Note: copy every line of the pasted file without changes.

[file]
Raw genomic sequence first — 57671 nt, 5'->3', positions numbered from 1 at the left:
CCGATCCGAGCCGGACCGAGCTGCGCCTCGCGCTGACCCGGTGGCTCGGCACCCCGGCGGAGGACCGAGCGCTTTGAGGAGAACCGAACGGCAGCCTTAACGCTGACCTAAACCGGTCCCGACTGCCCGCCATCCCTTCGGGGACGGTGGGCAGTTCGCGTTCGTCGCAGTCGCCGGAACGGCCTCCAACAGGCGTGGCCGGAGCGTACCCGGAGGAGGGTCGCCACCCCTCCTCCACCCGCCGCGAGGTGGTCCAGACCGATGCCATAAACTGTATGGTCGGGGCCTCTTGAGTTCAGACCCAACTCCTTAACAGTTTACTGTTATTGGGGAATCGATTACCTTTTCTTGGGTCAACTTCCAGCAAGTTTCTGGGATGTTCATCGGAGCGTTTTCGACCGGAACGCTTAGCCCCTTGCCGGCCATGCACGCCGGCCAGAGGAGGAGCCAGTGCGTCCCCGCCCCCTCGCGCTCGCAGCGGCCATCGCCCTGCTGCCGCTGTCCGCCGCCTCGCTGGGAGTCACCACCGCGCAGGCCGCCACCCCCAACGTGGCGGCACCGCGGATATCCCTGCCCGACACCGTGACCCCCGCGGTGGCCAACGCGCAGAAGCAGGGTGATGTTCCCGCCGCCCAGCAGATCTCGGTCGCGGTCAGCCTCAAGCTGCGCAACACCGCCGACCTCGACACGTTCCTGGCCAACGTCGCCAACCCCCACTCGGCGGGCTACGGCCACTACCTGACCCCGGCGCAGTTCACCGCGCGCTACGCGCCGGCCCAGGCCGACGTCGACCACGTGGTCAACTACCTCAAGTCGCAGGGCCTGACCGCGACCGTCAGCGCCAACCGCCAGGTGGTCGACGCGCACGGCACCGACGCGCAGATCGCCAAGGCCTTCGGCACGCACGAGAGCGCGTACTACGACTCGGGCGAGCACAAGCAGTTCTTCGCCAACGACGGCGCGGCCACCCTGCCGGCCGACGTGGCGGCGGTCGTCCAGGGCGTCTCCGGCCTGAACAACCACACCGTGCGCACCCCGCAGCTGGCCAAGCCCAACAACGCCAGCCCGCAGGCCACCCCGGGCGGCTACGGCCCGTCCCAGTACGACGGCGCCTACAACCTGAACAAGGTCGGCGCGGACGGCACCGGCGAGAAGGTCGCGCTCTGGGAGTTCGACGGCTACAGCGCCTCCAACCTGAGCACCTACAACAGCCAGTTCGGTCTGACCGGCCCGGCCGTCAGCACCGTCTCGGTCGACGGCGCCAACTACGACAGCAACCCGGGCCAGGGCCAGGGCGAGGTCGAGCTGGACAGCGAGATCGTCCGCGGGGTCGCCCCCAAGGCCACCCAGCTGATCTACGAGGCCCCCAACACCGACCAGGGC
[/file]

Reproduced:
Raw genomic sequence first — 57671 nt, 5'->3', positions numbered from 1 at the left:
CCGATCCGAGCCGGACCGAGCTGCGCCTCGCGCTGACCCGGTGGCTCGGCACCCCGGCGGAGGACCGAGCGCTTTGAGGAGAACCGAACGGCAGCCTTAACGCTGACCTAAACCGGTCCCGACTGCCCGCCATCCCTTCGGGGACGGTGGGCAGTTCGCGTTCGTCGCAGTCGCCGGAACGGCCTCCAACAGGCGTGGCCGGAGCGTACCCGGAGGAGGGTCGCCACCCCTCCTCCACCCGCCGCGAGGTGGTCCAGACCGATGCCATAAACTGTATGGTCGGGGCCTCTTGAGTTCAGACCCAACTCCTTAACAGTTTACTGTTATTGGGGAATCGATTACCTTTTCTTGGGTCAACTTCCAGCAAGTTTCTGGGATGTTCATCGGAGCGTTTTCGACCGGAACGCTTAGCCCCTTGCCGGCCATGCACGCCGGCCAGAGGAGGAGCCAGTGCGTCCCCGCCCCCTCGCGCTCGCAGCGGCCATCGCCCTGCTGCCGCTGTCCGCCGCCTCGCTGGGAGTCACCACCGCGCAGGCCGCCACCCCCAACGTGGCGGCACCGCGGATATCCCTGCCCGACACCGTGACCCCCGCGGTGGCCAACGCGCAGAAGCAGGGTGATGTTCCCGCCGCCCAGCAGATCTCGGTCGCGGTCAGCCTCAAGCTGCGCAACACCGCCGACCTCGACACGTTCCTGGCCAACGTCGCCAACCCCCACTCGGCGGGCTACGGCCACTACCTGACCCCGGCGCAGTTCACCGCGCGCTACGCGCCGGCCCAGGCCGACGTCGACCACGTGGTCAACTACCTCAAGTCGCAGGGCCTGACCGCGACCGTCAGCGCCAACCGCCAGGTGGTCGACGCGCACGGCACCGACGCGCAGATCGCCAAGGCCTTCGGCACGCACGAGAGCGCGTACTACGACTCGGGCGAGCACAAGCAGTTCTTCGCCAACGACGGCGCGGCCACCCTGCCGGCCGACGTGGCGGCGGTCGTCCAGGGCGTCTCCGGCCTGAACAACCACACCGTGCGCACCCCGCAGCTGGCCAAGCCCAACAACGCCAGCCCGCAGGCCACCCCGGGCGGCTACGGCCCGTCCCAGTACGACGGCGCCTACAACCTGAACAAGGTCGGCGCGGACGGCACCGGCGAGAAGGTCGCGCTCTGGGAGTTCGACGGCTACAGCGCCTCCAACCTGAGCACCTACAACAGCCAGTTCGGTCTGACCGGCCCGGCCGTCAGCACCGTCTCGGTCGACGGCGCCAACTACGACAGCAACCCGGGCCAGGGCCAGGGCGAGGTCGAGCTGGACAGCGAGATCGTCCGCGGGGTCGCCCCCAAGGCCACCCAGCTGATCTACGAGGCCCCCAACACCGACCAGGGC